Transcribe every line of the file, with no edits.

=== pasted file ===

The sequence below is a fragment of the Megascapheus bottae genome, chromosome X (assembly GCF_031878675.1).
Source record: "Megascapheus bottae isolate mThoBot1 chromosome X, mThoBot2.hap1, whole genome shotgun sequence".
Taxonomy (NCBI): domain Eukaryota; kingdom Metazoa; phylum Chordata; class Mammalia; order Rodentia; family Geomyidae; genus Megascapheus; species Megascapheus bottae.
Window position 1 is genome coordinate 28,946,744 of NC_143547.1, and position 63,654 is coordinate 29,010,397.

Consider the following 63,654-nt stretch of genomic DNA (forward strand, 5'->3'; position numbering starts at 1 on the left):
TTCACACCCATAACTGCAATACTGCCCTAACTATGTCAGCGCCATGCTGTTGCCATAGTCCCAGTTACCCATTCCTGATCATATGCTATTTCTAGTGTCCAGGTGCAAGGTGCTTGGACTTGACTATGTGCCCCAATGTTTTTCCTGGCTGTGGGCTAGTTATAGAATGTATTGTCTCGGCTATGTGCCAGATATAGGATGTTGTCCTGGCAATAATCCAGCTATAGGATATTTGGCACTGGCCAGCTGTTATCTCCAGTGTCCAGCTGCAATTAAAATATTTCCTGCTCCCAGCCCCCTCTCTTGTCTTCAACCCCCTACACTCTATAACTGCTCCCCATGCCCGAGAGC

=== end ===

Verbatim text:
The sequence below is a fragment of the Megascapheus bottae genome, chromosome X (assembly GCF_031878675.1).
Source record: "Megascapheus bottae isolate mThoBot1 chromosome X, mThoBot2.hap1, whole genome shotgun sequence".
Taxonomy (NCBI): domain Eukaryota; kingdom Metazoa; phylum Chordata; class Mammalia; order Rodentia; family Geomyidae; genus Megascapheus; species Megascapheus bottae.
Window position 1 is genome coordinate 28,946,744 of NC_143547.1, and position 63,654 is coordinate 29,010,397.

Consider the following 63,654-nt stretch of genomic DNA (forward strand, 5'->3'; position numbering starts at 1 on the left):
TTCACACCCATAACTGCAATACTGCCCTAACTATGTCAGCGCCATGCTGTTGCCATAGTCCCAGTTACCCATTCCTGATCATATGCTATTTCTAGTGTCCAGGTGCAAGGTGCTTGGACTTGACTATGTGCCCCAATGTTTTTCCTGGCTGTGGGCTAGTTATAGAATGTATTGTCTCGGCTATGTGCCAGATATAGGATGTTGTCCTGGCAATAATCCAGCTATAGGATATTTGGCACTGGCCAGCTGTTATCTCCAGTGTCCAGCTGCAATTAAAATATTTCCTGCTCCCAGCCCCCTCTCTTGTCTTCAACCCCCTACACTCTATAACTGCTCCCCATGCCCGAGAGC